2. Valerie

    Wow, Terri. This sounds great! 😀 I do need conviction so I can be strong in my requirement of veggies for my kids. Thanks for being so dedicated!!!!! P.S. Love the song

    Reply
    1. thehomeschoolingdoctor Post author

      You don’t think God minds the distortion of the song for my own purposes, do you ? (Wink.) I read this post to my kids as a health lesson. I wanted it to reinforce why I am choosing for our family to eat this way. I wanted to see they are not eating just for their taste buds! But their body and those bacteria are counting on them to make the right choices! XXX

      Reply
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    1. thehomeschoolingdoctor Post author

      Nice list! I eat many of those and others I don’t do so well with (point being I really believe there’s something for everyone!). My kids liked the shirataki noodle “pasta.” I can’t say there was much left over for me. Ah, well.

      Have a great day.

      Reply
    1. thehomeschoolingdoctor Post author

      I don’t know. I’m just not a big fan of using psyllium to bake. It seems contrived to me. But each person has to find his or her own way. I’ve also come to believe that baked goods probably ought to be treats. Now, cabbage! Serve me up some in any form. (But again, I DO know that cabbage doesn’t suit some people.)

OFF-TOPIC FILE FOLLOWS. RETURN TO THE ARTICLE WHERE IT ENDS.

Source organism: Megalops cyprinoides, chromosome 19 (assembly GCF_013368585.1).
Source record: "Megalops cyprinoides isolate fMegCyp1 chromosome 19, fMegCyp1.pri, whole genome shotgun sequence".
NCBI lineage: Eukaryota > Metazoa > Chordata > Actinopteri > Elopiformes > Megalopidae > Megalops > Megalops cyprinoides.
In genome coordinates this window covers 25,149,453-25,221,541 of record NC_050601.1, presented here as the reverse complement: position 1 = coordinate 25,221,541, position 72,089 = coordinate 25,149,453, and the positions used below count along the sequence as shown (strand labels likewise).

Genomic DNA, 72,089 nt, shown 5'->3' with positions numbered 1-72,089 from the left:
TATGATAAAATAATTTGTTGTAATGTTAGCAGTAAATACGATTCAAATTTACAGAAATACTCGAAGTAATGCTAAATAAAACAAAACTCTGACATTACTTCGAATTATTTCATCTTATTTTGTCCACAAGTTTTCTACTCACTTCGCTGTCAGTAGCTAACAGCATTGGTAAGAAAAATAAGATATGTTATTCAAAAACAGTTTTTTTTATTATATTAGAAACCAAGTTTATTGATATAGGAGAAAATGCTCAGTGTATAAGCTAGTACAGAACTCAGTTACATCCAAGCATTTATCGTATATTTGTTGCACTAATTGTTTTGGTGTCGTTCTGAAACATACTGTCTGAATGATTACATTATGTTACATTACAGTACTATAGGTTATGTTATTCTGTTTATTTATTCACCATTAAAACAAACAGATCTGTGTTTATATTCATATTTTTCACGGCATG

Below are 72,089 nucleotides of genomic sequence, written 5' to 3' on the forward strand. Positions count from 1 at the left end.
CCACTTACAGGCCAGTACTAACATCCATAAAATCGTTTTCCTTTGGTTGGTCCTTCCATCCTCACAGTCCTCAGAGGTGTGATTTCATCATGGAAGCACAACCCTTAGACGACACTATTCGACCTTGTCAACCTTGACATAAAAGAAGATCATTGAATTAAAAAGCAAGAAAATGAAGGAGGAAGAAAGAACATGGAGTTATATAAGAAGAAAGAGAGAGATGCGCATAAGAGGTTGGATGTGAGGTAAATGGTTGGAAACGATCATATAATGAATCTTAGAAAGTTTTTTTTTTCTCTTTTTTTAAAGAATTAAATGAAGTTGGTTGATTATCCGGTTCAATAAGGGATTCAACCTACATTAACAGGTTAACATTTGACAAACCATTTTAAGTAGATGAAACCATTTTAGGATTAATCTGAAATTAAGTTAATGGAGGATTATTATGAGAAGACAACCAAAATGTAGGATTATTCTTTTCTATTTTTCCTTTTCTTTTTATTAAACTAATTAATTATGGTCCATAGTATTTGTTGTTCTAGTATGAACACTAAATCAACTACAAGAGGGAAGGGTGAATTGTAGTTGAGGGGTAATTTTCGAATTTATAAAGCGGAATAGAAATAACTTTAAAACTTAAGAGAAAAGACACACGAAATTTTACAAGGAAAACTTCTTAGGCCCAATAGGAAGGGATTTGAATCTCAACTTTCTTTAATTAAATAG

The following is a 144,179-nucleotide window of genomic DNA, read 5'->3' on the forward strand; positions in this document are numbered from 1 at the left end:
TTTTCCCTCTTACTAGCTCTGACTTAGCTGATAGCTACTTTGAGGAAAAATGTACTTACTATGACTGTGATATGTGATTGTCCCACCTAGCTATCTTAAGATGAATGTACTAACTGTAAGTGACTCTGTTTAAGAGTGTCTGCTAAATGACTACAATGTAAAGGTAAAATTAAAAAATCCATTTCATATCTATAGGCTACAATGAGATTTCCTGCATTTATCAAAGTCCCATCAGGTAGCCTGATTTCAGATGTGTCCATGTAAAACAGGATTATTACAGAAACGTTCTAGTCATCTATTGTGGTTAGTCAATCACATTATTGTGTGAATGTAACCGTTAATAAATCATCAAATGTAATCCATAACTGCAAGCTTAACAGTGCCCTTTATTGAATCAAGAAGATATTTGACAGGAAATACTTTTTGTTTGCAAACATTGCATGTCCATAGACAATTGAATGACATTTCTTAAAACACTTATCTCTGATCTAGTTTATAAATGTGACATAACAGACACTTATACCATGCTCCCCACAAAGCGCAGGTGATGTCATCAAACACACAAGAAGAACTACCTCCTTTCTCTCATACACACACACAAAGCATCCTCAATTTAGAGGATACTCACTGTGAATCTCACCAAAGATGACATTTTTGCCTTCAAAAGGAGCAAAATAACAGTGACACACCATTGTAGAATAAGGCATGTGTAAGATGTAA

Reply
      1. twhite48

        Contrived like baking powder or baking soda? Like adding spices and herbs to foods? Like peeling a banana rather than eating it skin and all? Of course it is your choice to define natural, contrived, synthetic, artificial. But your contrived seems contrived to me. I add combinations of psyllium, wheat bran, ground flax and sometimes marshmallow leaf along with pumpkin pie type spices and sometimes turmeric to oat porridge. What a concoction you must think it.

      2. thehomeschoolingdoctor Post author

        Ach. I didn’t seem to come across negative or flippant. I’m not dogmatic. I’m fluid. I’ve tried psyllium personally several times for some GI issues. It didn’t help. But I have read plenty of GI constipation relief reports after psyllium. So it clearly helps some people and their constipation.

        Your comment prompted me to look up psyllium more, as I assumed it was a “processed” supplement. It seems to be just mechanically ground up with little processing. Interesting! That would put it, in my “contrivance” :-), as a minimally processed food. Like the wheat bran and ground flax. (Although, if I relied on those heavily, due to oxidation concerns, I might find a grinder to grind them myself.)